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2021-12-08 19:04:37

The Origins of High Times Magazine

High Times Magazine is coming close to it’s semicentennial mark. What was founded in 1974, is less than 2 years away from celebrating its 50th year in print.

And what a ride the last almost 5 decades have been.

Writing this article is special to me. If I didn’t say High Times helped shape me into the cannabis writer I am, I would be lying.

This magazine is the reason I am the person I am (and do what I love). Every. Single. Day.

From its humble roots in 1974, High Times magazine has flourished into a big bad bud-content beast!

Just like cannabis, this magazine genetically mutated and expressed its own “phenotypes” over the years with each passing Editor in Chief and boss-man.

Let’s take a look into the origins of High Times magazine, and how a fun idea conceptualized during a nitrous oxide session became a strong pillar for both the counterculture and pro-cannabis movement.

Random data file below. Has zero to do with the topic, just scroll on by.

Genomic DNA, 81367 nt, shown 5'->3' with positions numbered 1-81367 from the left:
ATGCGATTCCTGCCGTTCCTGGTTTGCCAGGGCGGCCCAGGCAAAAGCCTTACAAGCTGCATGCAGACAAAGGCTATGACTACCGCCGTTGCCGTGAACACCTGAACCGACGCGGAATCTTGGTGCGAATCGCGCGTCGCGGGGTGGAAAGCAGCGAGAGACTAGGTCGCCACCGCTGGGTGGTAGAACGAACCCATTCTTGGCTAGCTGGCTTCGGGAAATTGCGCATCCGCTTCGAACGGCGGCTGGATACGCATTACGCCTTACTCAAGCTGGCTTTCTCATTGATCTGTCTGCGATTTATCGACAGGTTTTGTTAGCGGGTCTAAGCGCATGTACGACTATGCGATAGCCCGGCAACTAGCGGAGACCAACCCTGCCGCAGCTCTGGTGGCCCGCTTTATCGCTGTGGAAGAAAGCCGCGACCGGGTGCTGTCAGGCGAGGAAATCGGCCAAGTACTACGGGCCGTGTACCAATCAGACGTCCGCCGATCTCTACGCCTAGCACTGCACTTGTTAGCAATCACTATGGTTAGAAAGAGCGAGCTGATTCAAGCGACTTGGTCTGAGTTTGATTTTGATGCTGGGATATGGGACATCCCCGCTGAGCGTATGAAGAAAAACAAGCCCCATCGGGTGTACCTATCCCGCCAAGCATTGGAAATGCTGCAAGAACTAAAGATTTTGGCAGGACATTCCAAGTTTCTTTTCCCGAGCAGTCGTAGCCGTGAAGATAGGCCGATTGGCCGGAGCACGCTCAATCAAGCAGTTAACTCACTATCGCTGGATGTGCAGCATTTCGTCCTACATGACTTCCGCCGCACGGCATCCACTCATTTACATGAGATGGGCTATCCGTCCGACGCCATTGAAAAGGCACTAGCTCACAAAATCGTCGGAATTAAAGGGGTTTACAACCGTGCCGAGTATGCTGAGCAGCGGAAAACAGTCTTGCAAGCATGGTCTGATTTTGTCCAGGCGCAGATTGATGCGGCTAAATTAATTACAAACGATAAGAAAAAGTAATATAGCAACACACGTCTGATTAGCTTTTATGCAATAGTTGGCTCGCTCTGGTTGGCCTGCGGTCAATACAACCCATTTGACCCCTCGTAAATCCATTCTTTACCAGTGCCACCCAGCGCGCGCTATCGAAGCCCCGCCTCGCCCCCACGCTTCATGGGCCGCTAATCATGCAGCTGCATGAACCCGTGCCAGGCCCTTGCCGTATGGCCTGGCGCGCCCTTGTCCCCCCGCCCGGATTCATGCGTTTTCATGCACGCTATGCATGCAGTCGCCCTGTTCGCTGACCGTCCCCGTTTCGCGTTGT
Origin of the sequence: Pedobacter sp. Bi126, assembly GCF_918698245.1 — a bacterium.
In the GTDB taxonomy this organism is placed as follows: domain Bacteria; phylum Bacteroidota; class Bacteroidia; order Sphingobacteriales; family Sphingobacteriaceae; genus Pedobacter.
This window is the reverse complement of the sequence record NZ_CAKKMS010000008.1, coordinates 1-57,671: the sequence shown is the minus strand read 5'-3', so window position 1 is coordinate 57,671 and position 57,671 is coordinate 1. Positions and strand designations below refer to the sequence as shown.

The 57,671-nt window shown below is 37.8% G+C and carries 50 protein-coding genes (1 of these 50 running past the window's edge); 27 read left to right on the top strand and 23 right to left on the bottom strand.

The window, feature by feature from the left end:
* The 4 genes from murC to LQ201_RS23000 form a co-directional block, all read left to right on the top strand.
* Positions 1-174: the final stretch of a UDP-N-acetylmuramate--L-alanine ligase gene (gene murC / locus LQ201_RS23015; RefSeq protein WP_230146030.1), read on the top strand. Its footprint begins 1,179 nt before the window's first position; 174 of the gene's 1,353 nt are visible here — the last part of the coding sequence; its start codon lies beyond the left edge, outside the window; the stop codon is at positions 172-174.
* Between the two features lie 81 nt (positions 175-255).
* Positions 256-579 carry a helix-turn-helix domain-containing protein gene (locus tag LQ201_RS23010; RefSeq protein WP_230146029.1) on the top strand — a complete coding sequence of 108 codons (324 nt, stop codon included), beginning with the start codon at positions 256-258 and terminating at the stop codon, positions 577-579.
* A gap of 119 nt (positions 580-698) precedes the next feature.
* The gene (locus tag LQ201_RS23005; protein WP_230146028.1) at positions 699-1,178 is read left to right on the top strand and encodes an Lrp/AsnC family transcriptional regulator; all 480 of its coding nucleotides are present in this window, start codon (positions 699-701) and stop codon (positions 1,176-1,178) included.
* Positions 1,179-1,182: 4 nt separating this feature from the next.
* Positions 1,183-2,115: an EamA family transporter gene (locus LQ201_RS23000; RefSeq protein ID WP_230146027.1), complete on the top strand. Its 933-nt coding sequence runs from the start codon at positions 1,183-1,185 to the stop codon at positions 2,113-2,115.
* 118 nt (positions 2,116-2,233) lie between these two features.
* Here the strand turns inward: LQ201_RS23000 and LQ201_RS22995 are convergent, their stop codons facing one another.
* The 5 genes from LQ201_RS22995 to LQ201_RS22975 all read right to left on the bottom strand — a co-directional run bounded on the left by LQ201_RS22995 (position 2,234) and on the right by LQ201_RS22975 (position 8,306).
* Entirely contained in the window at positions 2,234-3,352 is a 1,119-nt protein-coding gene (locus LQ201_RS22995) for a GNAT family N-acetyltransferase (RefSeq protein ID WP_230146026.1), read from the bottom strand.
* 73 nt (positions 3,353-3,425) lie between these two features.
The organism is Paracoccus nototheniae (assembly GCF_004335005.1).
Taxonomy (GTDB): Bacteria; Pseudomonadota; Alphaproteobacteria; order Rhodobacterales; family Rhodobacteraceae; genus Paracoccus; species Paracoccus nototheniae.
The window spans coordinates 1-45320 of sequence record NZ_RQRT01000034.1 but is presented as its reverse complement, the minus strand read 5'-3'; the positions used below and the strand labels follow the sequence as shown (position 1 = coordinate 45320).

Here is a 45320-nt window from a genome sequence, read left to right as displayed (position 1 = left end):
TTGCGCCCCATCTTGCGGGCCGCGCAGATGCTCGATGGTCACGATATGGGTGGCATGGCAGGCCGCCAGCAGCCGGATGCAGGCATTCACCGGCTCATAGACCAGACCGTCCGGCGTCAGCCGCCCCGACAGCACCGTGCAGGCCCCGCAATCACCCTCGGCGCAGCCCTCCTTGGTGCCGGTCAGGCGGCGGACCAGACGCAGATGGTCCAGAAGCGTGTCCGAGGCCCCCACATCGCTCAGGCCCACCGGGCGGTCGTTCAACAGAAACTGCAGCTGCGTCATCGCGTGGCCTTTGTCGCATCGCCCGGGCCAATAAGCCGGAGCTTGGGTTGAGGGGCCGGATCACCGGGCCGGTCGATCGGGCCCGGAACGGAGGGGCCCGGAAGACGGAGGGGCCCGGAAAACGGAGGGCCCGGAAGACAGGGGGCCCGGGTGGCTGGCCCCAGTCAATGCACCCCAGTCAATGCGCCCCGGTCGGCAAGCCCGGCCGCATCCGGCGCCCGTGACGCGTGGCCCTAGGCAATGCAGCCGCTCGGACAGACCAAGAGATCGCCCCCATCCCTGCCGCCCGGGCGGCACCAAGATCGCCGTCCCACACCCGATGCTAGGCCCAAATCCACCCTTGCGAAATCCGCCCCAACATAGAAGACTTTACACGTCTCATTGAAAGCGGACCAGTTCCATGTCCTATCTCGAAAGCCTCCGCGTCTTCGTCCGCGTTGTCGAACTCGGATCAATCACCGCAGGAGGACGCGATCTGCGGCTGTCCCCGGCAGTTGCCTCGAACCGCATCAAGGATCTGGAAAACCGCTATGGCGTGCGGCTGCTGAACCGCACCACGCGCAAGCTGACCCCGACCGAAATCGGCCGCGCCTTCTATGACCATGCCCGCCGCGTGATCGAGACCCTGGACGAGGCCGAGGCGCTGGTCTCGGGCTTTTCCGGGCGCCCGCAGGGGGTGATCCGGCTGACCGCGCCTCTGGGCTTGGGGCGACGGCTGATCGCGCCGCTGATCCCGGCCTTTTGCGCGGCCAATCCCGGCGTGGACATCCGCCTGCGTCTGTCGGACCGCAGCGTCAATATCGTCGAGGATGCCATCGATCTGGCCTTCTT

1974: The Beginning of High Times

Once upon a time, in 1974, there was a man named Thomas King Forcade…

Oh, wait, I’m sorry, you don’t want a story-story? My bad, I’ll just stick to the facts.

Thomas King Forcade was not only the founder of High Times magazine, but also a counterculture pioneer and an excellent cannabis smuggler.

With his scraggy group of editors in tow, Thomas King set out to create a single one-off spoof of Playboy-but with weed.

If the stories are true I can only imagine how that conversation went down

*takes a big whiff of nitrous* “Hey Man..”
“Yeaaahhh?”
“You know what would be cooler than Playboy magazine?”
*passes the nitrous oxide* “What man?..”